Sudan: A Possible Permanent Truce Is Expected in Juba After Two Weeks Heavy Gunfire and Airstrikes
Khartoum — The 72-hour truce established on April 21 between the Sudanese Armed Forces (SAF) and the Rapid Support Forces (RSF) paramilitaries to mark the end of Ramadan should expire tonight, April 27. However, the fighting has never stopped in several areas of the country. According to the Ministry of Health, the deaths recorded in these two weeks of guerrilla warfare, with heavy gunfire and airstrikes, is more than 500 and wounded more than 4,000.
The local press reports that the President of South Sudan and member of the Commission of the Intergovernmental Authority on Development in the Horn of Africa (IGAD), Salva Kiir Mayardit, announced that the two parties have agreed to extend the truce for another 72 hours and that two delegates from the army and the RSF will discuss a possible permanent truce in Juba. The army has issued a statement in which it says it accepts the proposal, but rules out a face-to-face meeting between Burhan and Hemedti, respectively heads of the SAF and RSF.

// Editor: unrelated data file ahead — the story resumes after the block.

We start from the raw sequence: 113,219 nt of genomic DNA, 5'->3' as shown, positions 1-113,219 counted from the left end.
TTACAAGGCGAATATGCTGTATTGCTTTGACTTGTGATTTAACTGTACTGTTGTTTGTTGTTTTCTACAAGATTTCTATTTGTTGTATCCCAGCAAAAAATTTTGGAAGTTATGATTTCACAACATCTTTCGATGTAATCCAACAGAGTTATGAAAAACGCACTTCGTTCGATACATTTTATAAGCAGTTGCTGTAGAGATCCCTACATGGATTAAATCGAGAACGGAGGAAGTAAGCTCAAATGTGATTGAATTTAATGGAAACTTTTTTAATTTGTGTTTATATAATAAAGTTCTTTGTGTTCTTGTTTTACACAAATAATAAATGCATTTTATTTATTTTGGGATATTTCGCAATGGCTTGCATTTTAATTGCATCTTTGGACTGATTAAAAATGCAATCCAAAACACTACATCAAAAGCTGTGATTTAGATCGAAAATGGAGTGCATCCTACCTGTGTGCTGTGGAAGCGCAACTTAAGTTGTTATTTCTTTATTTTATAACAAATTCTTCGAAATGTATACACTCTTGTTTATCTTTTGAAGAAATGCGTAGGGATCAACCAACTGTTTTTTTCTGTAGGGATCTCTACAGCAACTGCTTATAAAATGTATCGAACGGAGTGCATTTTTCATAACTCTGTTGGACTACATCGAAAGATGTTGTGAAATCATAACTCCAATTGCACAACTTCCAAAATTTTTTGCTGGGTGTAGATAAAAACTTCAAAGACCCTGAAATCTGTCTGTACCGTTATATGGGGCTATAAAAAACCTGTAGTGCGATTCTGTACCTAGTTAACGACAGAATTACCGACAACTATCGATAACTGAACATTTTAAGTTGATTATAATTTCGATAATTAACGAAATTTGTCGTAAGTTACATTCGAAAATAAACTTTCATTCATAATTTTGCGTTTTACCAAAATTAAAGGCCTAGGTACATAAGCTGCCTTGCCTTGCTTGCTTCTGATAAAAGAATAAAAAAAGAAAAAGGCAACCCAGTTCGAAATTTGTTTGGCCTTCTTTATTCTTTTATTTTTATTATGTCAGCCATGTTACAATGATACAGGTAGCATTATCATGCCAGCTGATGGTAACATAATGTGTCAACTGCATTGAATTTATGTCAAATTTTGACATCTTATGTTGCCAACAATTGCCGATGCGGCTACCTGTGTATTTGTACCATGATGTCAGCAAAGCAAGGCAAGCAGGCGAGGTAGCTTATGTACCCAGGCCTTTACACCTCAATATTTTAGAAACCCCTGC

The evacuation of civilians, foreigners and Sudanese to neighboring countries continues. More than 10,000 people have crossed into northern Egypt from Sudan in the past five days, according to the authorities in Cairo. An estimated 20,000 entered Chad via routes leading further west. In Jeddah, Saudi Arabia, a ship has arrived from Port Sudan with some 4,000 people of different nationalities.
One of the critical problems is the escape of prisoners from prisons. According to experts, 20,000 prisoners have escaped, including many dangerous criminals and senior leaders of the former dictatorial regime. In addition, humanitarian organizations have suspended aid operations following the fighting, which has sparked unprecedented shelling and shooting in the capital, home to more than five million people, and serious unrest in western Darfur.